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Motivation is the key component when it comes to self-sanctification.
I don't know anyone who believes that.
. . . becoming more righteous in practice will make them more righteous in God’s sight . . .
No, Paul said "do not be deceived, sinners will not enter heaven."
Paul lets us know that in the book of Romans that God did not make Heaven for good people, God made Heaven for sinners who are justified freely by God’s grace.
The "second death" is in Revelation, where it talks about the books being opened and the dead judged by the works recorded there. Being righteous would come in real handy at that point.
. . . it will not help them avoid the second death.
This is where you get confused because of your wrong definition of sanctification which you get from your cult. The biblical definition of sanctification belongs to the church. The church is what is set apart for sanctification, which means when you step into it you have a demand set upon you to conform to that standard of holiness. Membership in the church is not unconditional.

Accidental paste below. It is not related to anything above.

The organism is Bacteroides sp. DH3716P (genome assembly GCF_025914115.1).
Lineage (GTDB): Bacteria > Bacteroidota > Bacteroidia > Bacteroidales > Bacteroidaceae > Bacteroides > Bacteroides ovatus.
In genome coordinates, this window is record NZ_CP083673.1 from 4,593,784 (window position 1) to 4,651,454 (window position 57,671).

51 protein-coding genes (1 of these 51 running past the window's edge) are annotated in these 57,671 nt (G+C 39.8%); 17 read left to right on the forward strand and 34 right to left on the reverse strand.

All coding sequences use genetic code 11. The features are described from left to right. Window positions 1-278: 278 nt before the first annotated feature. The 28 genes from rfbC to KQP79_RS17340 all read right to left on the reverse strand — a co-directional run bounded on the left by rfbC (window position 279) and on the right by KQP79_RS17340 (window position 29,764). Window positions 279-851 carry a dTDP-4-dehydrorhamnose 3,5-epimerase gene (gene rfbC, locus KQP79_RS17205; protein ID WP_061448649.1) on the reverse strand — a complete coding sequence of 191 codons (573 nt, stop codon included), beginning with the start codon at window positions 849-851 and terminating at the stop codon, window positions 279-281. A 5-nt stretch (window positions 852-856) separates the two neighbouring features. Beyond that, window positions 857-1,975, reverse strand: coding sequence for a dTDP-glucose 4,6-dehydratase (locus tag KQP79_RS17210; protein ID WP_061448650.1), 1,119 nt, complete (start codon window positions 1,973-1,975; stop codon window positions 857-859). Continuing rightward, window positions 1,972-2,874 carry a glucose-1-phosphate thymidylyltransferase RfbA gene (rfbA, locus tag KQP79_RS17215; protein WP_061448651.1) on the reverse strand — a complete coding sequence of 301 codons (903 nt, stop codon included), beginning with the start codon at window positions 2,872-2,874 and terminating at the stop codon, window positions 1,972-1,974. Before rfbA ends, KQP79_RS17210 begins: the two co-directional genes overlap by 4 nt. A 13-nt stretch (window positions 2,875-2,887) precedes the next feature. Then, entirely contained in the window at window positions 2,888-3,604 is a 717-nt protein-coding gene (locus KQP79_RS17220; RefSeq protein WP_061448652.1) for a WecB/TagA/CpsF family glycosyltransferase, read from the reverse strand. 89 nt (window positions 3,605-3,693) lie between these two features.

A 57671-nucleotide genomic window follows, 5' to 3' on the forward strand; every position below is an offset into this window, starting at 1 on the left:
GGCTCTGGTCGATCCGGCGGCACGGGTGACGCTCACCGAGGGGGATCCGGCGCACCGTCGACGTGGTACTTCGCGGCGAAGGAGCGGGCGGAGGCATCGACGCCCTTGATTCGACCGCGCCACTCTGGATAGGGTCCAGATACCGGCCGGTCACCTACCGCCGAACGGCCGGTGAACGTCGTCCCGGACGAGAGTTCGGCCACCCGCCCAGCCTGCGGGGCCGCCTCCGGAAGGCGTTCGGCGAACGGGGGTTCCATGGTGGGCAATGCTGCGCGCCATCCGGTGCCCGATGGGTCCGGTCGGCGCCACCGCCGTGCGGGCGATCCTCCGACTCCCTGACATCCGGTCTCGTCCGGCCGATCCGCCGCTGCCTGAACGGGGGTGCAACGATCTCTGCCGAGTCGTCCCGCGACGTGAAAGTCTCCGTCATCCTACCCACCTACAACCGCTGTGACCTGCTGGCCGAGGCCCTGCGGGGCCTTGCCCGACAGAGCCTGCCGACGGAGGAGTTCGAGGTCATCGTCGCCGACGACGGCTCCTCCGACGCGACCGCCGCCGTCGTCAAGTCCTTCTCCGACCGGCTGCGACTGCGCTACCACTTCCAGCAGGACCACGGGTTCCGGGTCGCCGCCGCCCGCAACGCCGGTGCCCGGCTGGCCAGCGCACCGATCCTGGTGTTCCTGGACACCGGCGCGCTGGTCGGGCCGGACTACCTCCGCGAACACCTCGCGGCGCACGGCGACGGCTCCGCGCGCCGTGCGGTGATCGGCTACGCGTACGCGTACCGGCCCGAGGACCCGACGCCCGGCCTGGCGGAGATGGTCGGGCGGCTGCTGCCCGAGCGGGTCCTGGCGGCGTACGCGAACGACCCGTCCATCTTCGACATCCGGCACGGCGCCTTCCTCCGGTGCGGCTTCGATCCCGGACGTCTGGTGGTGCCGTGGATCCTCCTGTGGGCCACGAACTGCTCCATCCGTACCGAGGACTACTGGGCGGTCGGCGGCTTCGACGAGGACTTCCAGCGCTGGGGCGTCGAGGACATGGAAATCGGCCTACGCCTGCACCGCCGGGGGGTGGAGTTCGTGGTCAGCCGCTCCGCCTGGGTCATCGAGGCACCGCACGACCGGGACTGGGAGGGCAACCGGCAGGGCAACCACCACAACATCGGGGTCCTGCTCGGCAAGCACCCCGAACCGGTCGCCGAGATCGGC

Setting oneself apart for holiness is one thing, setting oneself apart because of the holy standing God has already given that individual in Christ is something altogether different.
That sounds as though God sanctified him. See my confusion?
Paul lets us know that in the book of Romans that God did not make Heaven for good people, God made Heaven for sinners who are justified freely by God’s grace. Paul did not set himself apart in order to gain a greater righteousness before God through his performance, but that he made his life-style (to the best he could) conform to who God had already made him to be in his sanctified or set-apart position . . .